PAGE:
Supposing the column to shorten, the vapor would become proportionally denser, and would, in each case, end in the production of a layer of liquid exactly one millimeter in thickness.1 Conversely, a layer of liquid ether or of hydride of amyl, of this thickness, were its molecules freed from the thrall of cohesion, would form a column of vapor 38 inches long, at a pressure of 7.2 inches in the one case, and of 6.6 inches in the other. In passing through the liquid layer, a beam of heat encounters the same number of molecules as in passing through the vapor layer: and our problem is to decide, by experiment, whether, in both cases, the molecule is not the dominant factor, or whether its power is augmented, diminished, or otherwise overridden by the state of aggregation.

Using the sources of heat before mentioned, and employing diathermanous lenses, or silvered minors, to render the rays from those sources parallel, the absorption of radiant heat was determined, first for the liquid layer, and then for its equivalent vaporous layer. As before, a representative experiment or two will suffice for illustration. When the substance was sulphuric ether, and the source of radiant heat an incandescent platinum spiral, the absorption by the column of vapor was found to be 66.7 per cent. of the total beam. The absorption of the equivalent liquid layer was next determined, and found to be 67.2 per cent. Liquid and vapor, therefore, differed from each only 0.5 per cent.; in other words, they were practically identical in their action. The radiation from the lime light has a greater power of penetration through transparent substances than that from the spiral. In the emission from both of these sources we have a mixture of obscure and luminous rays; but the ratio of the latter to the former, in the lime light is greater than in the spiral; and, as the very meaning of transparency is perviousness to the luminous rays, the emission in which these rays are predominant must pass most freely through transparent substances.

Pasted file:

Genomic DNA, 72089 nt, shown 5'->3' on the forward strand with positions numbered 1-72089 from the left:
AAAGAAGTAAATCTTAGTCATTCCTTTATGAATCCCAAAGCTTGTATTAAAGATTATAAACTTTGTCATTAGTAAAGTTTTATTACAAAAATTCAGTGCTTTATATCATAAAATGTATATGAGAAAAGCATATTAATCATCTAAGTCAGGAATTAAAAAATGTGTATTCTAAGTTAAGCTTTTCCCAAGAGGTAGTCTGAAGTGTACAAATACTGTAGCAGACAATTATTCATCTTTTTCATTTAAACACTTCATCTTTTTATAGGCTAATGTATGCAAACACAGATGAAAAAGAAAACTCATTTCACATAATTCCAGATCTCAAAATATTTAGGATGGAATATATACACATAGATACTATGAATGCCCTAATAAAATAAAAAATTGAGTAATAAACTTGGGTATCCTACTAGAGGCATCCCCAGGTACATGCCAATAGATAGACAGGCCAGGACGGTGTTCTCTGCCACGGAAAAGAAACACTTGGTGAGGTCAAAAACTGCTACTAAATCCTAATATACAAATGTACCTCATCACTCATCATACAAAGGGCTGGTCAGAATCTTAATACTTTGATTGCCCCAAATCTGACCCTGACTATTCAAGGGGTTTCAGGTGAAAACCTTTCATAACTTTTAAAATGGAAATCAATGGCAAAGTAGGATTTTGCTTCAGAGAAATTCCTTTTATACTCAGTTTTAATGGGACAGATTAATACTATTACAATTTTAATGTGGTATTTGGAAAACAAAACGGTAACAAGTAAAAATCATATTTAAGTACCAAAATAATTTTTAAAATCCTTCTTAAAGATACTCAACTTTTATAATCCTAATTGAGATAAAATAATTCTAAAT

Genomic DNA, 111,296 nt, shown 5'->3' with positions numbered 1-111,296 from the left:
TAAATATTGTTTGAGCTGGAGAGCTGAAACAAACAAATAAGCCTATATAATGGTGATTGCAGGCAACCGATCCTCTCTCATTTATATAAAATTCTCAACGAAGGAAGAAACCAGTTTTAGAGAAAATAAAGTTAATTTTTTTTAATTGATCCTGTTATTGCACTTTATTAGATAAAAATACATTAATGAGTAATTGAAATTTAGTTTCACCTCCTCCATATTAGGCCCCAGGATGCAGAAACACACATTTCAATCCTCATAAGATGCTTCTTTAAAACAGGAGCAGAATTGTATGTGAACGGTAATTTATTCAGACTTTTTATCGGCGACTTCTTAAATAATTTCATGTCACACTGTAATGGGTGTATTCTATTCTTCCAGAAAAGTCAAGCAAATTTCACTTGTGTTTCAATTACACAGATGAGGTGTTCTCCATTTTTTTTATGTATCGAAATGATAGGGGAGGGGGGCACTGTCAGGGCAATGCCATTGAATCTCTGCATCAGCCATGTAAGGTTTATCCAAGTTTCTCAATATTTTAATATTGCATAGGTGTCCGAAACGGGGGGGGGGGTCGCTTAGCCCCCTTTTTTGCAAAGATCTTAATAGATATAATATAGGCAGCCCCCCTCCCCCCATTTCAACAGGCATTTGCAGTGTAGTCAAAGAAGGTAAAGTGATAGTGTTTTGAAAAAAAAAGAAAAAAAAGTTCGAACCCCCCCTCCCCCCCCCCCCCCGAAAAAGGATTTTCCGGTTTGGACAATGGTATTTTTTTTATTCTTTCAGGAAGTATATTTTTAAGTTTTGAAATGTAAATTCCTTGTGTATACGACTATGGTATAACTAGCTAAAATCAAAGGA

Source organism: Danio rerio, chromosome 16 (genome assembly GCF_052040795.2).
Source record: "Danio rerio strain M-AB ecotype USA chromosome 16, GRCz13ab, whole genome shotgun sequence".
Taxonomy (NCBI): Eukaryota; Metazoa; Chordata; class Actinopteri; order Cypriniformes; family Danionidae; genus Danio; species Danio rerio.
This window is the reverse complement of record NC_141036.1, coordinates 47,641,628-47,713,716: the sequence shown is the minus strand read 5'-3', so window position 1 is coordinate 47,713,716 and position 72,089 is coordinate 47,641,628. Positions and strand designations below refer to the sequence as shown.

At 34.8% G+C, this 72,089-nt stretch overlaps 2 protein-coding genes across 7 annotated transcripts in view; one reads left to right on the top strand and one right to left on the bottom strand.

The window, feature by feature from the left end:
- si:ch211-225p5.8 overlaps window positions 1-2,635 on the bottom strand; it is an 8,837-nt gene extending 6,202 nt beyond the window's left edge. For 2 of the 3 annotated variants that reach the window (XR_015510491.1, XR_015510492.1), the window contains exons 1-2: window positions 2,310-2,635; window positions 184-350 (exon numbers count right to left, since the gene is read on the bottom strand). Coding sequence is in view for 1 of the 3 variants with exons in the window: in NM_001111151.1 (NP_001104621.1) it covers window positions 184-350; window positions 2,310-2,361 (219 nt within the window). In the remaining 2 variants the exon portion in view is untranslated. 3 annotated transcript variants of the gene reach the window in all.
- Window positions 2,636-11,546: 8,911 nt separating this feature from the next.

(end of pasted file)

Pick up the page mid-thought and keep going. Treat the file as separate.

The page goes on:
Increased transmission implies diminished absorption; and accordingly, the respective absorption of ether vapor and liquid ether, when the lime light was used, instead of being 66.7 and 67.2 per cent., were found to be

Vapor 33.3per cent.
Liquid33.3"